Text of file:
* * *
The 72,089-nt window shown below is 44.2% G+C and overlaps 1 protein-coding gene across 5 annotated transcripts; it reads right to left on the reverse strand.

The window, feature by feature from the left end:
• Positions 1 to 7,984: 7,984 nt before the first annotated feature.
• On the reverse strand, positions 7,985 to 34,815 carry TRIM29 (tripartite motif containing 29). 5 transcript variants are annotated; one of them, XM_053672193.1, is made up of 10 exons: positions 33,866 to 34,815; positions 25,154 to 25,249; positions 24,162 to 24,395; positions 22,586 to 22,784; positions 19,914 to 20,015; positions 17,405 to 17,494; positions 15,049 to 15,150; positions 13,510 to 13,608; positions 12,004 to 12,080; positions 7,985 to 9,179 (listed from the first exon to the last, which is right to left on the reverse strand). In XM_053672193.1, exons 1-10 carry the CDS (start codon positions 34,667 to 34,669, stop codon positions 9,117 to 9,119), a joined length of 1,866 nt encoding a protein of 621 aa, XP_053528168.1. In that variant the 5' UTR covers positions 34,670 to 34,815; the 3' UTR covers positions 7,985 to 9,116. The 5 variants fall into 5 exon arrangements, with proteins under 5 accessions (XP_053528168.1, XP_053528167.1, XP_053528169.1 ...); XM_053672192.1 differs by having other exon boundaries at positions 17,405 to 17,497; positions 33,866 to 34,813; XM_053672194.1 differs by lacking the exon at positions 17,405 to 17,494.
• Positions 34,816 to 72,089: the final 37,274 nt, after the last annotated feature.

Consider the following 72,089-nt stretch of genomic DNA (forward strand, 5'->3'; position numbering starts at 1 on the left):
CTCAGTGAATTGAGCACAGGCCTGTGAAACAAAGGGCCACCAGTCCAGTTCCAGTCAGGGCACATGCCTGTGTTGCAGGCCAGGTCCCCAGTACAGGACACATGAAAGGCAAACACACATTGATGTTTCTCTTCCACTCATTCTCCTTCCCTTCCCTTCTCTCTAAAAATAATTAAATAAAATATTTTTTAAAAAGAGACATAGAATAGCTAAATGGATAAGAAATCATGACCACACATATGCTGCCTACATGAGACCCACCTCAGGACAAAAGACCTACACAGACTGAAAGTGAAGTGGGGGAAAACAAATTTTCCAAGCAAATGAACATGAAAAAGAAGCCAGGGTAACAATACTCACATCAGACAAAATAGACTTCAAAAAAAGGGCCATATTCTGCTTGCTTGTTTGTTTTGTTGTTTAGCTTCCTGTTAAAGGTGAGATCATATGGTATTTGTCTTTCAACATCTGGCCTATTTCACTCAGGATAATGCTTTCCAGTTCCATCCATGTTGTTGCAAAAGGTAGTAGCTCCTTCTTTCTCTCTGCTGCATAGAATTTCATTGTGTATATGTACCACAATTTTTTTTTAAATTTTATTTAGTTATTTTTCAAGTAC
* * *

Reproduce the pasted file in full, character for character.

The 72,089-nt window shown below is 44.2% G+C and overlaps 1 protein-coding gene across 5 annotated transcripts; it reads right to left on the reverse strand.

The window, feature by feature from the left end:
• Positions 1 to 7,984: 7,984 nt before the first annotated feature.
• On the reverse strand, positions 7,985 to 34,815 carry TRIM29 (tripartite motif containing 29). 5 transcript variants are annotated; one of them, XM_053672193.1, is made up of 10 exons: positions 33,866 to 34,815; positions 25,154 to 25,249; positions 24,162 to 24,395; positions 22,586 to 22,784; positions 19,914 to 20,015; positions 17,405 to 17,494; positions 15,049 to 15,150; positions 13,510 to 13,608; positions 12,004 to 12,080; positions 7,985 to 9,179 (listed from the first exon to the last, which is right to left on the reverse strand). In XM_053672193.1, exons 1-10 carry the CDS (start codon positions 34,667 to 34,669, stop codon positions 9,117 to 9,119), a joined length of 1,866 nt encoding a protein of 621 aa, XP_053528168.1. In that variant the 5' UTR covers positions 34,670 to 34,815; the 3' UTR covers positions 7,985 to 9,116. The 5 variants fall into 5 exon arrangements, with proteins under 5 accessions (XP_053528168.1, XP_053528167.1, XP_053528169.1 ...); XM_053672192.1 differs by having other exon boundaries at positions 17,405 to 17,497; positions 33,866 to 34,813; XM_053672194.1 differs by lacking the exon at positions 17,405 to 17,494.
• Positions 34,816 to 72,089: the final 37,274 nt, after the last annotated feature.

Consider the following 72,089-nt stretch of genomic DNA (forward strand, 5'->3'; position numbering starts at 1 on the left):
CTCAGTGAATTGAGCACAGGCCTGTGAAACAAAGGGCCACCAGTCCAGTTCCAGTCAGGGCACATGCCTGTGTTGCAGGCCAGGTCCCCAGTACAGGACACATGAAAGGCAAACACACATTGATGTTTCTCTTCCACTCATTCTCCTTCCCTTCCCTTCTCTCTAAAAATAATTAAATAAAATATTTTTTAAAAAGAGACATAGAATAGCTAAATGGATAAGAAATCATGACCACACATATGCTGCCTACATGAGACCCACCTCAGGACAAAAGACCTACACAGACTGAAAGTGAAGTGGGGGAAAACAAATTTTCCAAGCAAATGAACATGAAAAAGAAGCCAGGGTAACAATACTCACATCAGACAAAATAGACTTCAAAAAAAGGGCCATATTCTGCTTGCTTGTTTGTTTTGTTGTTTAGCTTCCTGTTAAAGGTGAGATCATATGGTATTTGTCTTTCAACATCTGGCCTATTTCACTCAGGATAATGCTTTCCAGTTCCATCCATGTTGTTGCAAAAGGTAGTAGCTCCTTCTTTCTCTCTGCTGCATAGAATTTCATTGTGTATATGTACCACAATTTTTTTTTAAATTTTATTTAGTTATTTTTCAAGTAC